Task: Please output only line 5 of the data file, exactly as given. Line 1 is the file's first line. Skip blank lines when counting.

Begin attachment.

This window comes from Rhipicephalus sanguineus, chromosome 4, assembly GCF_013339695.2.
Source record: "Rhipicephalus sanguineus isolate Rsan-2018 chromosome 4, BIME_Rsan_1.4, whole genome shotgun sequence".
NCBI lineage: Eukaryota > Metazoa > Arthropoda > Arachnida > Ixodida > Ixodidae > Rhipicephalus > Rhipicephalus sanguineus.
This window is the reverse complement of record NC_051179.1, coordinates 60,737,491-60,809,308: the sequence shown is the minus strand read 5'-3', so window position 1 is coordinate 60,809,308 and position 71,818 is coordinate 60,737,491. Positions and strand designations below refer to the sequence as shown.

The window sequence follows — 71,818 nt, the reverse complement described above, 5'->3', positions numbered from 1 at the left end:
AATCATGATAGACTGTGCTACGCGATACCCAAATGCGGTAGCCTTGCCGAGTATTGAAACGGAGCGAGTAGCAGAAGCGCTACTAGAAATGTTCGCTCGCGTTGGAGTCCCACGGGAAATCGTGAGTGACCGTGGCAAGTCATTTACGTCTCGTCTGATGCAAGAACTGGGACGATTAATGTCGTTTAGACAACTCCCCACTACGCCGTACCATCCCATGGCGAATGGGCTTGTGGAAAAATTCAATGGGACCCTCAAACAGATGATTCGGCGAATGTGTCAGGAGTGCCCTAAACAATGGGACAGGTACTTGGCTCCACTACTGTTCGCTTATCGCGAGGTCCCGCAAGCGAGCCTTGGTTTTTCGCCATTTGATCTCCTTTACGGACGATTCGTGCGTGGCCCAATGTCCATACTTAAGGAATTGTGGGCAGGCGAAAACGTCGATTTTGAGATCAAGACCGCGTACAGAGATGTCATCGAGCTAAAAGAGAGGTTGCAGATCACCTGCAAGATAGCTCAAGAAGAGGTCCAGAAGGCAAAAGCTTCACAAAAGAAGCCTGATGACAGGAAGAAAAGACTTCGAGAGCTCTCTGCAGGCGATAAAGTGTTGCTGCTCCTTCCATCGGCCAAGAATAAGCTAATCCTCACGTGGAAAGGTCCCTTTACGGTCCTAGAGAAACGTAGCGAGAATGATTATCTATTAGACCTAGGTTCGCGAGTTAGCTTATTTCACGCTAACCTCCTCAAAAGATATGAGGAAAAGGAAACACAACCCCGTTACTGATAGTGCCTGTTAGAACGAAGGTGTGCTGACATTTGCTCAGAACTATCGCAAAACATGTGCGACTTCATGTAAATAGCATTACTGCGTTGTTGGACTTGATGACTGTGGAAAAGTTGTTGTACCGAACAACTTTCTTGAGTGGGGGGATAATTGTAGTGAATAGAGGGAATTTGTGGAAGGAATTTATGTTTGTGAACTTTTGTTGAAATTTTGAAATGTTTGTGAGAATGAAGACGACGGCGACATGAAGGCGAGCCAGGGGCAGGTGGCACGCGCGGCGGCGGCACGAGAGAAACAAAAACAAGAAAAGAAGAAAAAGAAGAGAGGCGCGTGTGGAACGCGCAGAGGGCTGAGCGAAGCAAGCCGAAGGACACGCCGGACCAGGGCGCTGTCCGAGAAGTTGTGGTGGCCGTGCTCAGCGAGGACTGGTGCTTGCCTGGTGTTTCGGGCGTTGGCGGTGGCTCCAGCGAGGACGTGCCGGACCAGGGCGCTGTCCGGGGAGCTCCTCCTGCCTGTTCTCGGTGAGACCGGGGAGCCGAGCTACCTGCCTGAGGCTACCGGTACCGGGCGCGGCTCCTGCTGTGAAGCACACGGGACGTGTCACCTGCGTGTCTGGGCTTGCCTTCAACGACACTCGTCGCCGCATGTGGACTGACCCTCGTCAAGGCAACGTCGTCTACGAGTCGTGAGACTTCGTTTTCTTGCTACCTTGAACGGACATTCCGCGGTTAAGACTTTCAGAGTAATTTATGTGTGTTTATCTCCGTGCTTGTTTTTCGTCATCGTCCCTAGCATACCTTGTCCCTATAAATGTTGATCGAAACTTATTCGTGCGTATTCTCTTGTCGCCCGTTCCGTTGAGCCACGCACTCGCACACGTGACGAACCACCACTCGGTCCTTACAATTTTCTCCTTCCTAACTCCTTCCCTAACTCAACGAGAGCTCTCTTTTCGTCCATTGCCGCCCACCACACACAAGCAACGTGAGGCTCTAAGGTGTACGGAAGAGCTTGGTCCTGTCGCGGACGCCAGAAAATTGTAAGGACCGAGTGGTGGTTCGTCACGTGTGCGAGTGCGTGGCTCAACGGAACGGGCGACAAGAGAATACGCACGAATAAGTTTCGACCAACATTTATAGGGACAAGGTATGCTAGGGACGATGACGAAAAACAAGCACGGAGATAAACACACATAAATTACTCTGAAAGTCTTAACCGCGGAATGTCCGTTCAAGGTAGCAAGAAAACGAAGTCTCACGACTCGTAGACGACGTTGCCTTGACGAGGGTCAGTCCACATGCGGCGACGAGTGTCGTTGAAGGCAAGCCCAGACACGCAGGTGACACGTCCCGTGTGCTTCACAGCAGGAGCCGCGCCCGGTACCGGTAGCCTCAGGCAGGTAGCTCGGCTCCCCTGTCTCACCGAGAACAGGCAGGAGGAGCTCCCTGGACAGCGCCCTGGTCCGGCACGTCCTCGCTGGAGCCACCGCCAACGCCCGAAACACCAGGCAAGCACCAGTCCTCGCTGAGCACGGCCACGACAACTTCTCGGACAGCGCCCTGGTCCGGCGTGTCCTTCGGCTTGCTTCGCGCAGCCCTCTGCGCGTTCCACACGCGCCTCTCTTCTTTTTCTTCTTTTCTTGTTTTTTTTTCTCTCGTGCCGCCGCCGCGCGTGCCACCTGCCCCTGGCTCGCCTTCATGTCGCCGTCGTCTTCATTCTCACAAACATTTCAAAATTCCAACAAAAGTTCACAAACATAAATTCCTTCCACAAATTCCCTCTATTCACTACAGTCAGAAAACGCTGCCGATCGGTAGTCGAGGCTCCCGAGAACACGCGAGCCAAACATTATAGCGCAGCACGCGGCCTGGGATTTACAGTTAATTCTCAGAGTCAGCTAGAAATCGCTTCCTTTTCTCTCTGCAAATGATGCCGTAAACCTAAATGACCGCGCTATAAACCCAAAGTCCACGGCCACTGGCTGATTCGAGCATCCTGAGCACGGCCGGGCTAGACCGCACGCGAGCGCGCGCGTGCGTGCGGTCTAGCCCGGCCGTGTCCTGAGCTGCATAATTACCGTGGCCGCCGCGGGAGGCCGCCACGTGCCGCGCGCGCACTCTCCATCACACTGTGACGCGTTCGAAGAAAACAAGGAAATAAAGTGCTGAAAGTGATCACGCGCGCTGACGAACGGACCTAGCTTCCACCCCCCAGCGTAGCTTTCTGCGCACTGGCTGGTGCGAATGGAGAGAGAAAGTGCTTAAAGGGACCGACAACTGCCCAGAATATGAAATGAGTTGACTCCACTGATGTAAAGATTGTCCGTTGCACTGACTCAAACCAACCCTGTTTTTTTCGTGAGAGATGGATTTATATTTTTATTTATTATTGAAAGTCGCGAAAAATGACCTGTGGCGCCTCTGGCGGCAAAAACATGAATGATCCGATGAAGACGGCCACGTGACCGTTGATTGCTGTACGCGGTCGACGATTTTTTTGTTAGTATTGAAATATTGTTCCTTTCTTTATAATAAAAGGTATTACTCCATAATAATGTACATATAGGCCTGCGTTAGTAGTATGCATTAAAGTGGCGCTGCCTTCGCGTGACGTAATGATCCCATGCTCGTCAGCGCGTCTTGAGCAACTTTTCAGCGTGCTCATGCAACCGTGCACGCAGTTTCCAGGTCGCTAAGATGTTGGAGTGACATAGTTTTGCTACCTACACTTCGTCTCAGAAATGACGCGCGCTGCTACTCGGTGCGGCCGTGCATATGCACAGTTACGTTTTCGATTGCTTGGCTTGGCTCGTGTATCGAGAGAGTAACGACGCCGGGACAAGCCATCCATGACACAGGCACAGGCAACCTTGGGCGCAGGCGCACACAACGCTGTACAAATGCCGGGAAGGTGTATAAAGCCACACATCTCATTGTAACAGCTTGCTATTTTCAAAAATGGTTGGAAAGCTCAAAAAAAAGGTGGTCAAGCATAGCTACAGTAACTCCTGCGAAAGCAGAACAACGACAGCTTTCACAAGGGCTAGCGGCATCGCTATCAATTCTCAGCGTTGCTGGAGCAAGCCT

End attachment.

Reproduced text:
The window sequence follows — 71,818 nt, the reverse complement described above, 5'->3', positions numbered from 1 at the left end: